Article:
Blade VS Bladeless Lasik Surgery
Blade vs. Bladeless LASIK Surgery
Almost every traditional method is now being replaced or supplemented with a more modern strategy. Laser technology as an example has replaced other tools and techniques in a lot of medical procedures. It’s even being used in cataract surgeries nowadays. But still, not everyone is adapting the transition. Why is that?
In LASIK, both blade and bladeless surgical technique is still in use. Let’s take a look at a brief comparison between the “blade” and “bladeless or all-laser” LASer-assisted In situ Keratomileusis (LASIK).
To get an overview, LASIK is a vision correction laser surgery that is performed by making a hinged flap into the cornea (clear membrane on the surface of the eye). The flap is then folded back by the surgeon and an excimer laser is used to reshape the cornea, giving the planned correction. The main difference between these 2 methods is the way the corneal flaps are made.
Blade – This is the traditional LASIK technique wherein an instrument called microkeratome is being used to cut the corneal tissue in order to make a flap.
Bladeless – This is an all-laser LASIK technique that uses a high-energy laser (femtosecond laser) to cut the corneal tissue to make the flap.
There were a couple of debates between surgeons practicing the 2 different methods; some in favor of the use of microkeratome, and some in favor of laser.
So let’s talk about the FLAPS.
Advantages of Microkeratome:
The suction pressure used to hold the eye is lesser when using a microkeratome which makes it more comfortable for patients. Suction time is shorter too, which takes about 3 seconds compared to the 15-20 seconds suction time for femto-laser. Because of these, the use of microkeratome can be advised to glaucoma patients planning to undergo LASIK surgery.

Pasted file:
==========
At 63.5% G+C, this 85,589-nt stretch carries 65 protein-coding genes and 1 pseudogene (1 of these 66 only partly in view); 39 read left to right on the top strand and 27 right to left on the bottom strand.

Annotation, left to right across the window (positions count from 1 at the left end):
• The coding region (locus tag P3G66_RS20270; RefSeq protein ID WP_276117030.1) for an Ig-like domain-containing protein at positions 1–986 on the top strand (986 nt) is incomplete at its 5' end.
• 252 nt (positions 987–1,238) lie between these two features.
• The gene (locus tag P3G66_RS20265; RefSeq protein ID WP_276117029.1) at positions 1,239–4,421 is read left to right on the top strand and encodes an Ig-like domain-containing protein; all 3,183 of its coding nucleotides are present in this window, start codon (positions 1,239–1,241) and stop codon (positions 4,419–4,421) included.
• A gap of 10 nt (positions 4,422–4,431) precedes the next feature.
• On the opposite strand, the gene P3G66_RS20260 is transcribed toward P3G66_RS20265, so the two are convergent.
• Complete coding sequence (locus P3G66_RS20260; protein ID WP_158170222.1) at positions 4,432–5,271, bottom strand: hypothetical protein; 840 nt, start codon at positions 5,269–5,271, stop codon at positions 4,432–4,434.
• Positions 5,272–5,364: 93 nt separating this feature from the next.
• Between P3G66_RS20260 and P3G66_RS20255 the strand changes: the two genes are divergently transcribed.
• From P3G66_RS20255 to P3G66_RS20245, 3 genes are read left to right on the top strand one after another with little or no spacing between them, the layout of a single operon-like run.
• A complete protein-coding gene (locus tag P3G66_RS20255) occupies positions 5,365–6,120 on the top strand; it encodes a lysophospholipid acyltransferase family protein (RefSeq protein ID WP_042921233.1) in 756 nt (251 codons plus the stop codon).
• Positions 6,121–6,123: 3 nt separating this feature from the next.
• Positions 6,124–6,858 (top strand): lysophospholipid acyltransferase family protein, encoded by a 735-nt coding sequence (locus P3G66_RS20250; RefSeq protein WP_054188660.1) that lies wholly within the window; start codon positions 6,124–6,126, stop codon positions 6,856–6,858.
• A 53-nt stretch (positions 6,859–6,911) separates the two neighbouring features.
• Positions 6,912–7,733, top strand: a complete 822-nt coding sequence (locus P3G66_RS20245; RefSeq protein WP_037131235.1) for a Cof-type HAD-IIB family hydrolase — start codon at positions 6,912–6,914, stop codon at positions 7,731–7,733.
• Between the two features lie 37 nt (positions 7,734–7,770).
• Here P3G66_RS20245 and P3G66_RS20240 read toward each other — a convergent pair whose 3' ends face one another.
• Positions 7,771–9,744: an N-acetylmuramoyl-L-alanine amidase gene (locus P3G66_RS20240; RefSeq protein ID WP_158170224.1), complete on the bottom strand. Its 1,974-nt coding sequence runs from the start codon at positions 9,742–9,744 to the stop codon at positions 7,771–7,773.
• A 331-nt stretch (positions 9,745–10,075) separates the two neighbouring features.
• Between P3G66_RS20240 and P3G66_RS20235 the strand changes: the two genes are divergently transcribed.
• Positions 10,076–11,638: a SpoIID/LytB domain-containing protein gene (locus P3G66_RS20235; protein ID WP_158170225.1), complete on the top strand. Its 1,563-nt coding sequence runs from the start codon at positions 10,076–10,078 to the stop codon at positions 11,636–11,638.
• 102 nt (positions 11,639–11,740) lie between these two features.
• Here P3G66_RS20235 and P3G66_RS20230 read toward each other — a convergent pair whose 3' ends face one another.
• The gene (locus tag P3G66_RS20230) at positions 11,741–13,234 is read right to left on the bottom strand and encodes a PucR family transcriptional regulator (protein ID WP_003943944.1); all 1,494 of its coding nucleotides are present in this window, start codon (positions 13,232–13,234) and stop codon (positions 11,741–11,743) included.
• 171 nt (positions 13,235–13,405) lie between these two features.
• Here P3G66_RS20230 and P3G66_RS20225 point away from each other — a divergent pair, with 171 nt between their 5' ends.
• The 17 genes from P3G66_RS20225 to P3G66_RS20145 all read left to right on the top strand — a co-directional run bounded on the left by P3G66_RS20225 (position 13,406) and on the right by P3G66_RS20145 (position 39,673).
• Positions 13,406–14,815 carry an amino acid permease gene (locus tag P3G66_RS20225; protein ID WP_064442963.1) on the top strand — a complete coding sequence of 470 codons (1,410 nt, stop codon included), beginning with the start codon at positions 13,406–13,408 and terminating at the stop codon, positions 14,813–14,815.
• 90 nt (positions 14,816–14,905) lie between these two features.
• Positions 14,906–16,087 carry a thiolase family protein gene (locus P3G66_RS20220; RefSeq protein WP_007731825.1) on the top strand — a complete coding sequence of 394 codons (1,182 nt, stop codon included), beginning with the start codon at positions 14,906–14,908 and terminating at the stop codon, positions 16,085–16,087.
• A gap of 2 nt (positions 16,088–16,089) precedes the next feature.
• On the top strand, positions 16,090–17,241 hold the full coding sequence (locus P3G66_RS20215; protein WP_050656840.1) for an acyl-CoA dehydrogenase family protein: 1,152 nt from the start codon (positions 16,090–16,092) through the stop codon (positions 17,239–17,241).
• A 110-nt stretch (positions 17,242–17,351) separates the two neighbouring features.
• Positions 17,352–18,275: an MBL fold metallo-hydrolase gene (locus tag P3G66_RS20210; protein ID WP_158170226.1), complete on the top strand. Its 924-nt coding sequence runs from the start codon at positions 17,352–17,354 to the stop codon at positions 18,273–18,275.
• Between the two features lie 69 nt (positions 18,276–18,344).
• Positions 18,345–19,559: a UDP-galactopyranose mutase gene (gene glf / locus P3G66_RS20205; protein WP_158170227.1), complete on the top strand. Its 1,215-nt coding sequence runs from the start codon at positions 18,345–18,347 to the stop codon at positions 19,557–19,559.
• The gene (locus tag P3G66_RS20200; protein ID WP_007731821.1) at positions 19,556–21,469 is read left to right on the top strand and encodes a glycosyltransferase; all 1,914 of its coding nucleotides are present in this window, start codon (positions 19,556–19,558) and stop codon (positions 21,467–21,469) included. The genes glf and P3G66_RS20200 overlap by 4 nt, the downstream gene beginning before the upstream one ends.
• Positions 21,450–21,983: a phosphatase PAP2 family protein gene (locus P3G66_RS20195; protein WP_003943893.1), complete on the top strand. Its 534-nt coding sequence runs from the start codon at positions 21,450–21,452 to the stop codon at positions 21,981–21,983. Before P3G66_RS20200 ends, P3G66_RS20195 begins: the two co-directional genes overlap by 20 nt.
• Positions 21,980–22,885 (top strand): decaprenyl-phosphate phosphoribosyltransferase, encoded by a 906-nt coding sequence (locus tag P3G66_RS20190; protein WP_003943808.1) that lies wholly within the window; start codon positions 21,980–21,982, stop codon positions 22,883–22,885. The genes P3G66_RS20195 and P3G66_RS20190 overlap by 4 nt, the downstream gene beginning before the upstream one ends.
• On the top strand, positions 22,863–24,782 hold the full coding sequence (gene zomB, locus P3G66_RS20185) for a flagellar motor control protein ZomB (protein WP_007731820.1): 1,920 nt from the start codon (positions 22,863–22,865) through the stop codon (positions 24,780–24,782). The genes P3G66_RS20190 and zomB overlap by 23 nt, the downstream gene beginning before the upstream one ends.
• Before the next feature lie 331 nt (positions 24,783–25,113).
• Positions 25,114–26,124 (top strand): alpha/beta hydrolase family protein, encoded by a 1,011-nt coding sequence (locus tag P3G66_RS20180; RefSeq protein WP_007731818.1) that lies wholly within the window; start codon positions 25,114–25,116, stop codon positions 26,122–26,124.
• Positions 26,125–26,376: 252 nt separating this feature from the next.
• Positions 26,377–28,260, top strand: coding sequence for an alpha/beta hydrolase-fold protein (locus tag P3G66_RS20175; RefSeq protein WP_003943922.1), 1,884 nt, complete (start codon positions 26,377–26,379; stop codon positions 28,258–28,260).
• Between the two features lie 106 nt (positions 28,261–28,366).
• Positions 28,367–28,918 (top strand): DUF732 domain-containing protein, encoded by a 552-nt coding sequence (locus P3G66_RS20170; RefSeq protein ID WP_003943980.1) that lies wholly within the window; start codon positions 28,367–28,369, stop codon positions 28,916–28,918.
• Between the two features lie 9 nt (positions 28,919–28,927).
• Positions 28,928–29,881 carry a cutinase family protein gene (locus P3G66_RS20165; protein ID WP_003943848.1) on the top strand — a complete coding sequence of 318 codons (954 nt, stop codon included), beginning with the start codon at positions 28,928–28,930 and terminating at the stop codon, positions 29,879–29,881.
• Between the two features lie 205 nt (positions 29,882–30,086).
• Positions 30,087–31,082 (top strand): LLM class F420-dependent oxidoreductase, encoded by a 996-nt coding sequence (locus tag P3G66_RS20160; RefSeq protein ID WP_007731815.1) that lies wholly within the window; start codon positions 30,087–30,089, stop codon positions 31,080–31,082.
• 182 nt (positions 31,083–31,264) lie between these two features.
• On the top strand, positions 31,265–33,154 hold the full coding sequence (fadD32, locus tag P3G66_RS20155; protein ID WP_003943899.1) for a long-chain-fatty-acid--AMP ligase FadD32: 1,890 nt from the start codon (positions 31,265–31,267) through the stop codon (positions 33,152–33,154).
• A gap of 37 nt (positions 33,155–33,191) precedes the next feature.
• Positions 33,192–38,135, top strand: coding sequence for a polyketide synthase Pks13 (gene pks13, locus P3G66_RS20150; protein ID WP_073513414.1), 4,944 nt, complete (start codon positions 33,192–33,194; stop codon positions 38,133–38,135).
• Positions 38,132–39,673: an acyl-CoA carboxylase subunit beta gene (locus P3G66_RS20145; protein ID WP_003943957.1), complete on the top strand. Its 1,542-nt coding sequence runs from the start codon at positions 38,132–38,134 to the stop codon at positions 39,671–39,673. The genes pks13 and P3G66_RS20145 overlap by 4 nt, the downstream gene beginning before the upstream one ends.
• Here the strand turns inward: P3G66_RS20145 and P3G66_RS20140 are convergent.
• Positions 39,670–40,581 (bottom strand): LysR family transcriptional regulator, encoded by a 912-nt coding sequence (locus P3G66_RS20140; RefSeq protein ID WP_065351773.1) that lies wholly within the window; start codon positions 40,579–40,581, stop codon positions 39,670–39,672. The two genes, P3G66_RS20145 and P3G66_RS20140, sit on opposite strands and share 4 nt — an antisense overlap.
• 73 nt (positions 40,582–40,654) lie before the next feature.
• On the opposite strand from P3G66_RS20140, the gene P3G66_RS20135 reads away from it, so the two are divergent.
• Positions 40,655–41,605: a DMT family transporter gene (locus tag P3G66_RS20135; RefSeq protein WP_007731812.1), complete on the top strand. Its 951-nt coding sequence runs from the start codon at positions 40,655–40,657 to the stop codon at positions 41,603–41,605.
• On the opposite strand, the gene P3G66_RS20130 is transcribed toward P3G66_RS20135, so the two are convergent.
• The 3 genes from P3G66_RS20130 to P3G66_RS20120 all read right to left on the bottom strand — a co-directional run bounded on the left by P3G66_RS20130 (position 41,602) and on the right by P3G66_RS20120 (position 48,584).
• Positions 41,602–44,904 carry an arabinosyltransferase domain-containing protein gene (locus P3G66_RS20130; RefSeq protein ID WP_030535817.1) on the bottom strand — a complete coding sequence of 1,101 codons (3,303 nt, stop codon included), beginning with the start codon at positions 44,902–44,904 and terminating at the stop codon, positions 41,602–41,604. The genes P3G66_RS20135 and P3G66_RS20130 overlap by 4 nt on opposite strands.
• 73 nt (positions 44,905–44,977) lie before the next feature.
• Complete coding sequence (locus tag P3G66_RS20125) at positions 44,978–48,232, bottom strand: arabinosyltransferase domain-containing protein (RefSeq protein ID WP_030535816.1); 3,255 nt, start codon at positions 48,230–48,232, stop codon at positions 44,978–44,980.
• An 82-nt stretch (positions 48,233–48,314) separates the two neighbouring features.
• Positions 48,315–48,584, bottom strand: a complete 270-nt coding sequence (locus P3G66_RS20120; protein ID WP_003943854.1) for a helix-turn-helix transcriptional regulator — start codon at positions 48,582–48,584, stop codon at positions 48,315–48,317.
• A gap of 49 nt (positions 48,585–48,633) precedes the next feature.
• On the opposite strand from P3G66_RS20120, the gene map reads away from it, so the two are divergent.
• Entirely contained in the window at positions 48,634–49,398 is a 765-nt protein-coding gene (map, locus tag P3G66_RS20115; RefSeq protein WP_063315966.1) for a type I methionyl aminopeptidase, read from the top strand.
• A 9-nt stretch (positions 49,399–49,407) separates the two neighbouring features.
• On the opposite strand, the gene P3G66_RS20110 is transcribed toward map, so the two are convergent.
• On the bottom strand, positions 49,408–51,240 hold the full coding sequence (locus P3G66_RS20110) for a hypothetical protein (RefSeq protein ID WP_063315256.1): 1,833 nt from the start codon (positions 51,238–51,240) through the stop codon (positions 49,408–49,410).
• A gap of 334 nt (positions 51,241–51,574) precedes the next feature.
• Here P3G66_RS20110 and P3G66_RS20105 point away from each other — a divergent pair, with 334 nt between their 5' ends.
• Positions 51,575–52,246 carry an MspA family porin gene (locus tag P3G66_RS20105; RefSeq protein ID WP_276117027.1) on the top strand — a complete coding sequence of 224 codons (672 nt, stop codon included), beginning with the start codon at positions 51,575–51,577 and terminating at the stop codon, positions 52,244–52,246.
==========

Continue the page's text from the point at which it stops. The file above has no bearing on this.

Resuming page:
In some cases, such as a post-RK (radial keratotomy) patient, femto-laser is usually discouraged due to the presence of scars on the cornea which can interfere with laser flap creation. For these patients, microkeratome can be used.
Disadvantages of Microkeratome
The instrument is as good as the surgeon, which could mean an increased risk of having complications.
Meniscus flaps are created with microkeratomes, which means the flap is thinner in the middle. This puts a higher risk of having holes in the flap compared to the flap made with femto-laser where the center and outer edges are of the same thickness.
Advantages of Femtosecond Laser
It is easier to calculate and predict the flap with femtosecond laser. It means lesser risk for flap complications.
Femto-laser is also the method of choice for patients having irregular corneas.
Disadvantages of Femtosecond Laser
The use of high-energy laser to make the flap can contribute to corneal edema, causing a delay in vision recovery. It’s also a more expensive option.
One of the rare, but dreaded complications associated with LASIK are flap complications, which makes the 2 methods debatable. But do consider that flap complications can occur whether with the use of a microkeratome or a femto-laser. Complications arising from these 2 methods vary, but optimal vision correction can be achieved with either method.
There are certain cases wherein the use of modern-microkeratome can be more advantageous or effective than using femto-laser, and vice versa. These are options that can be discussed with your medical provider.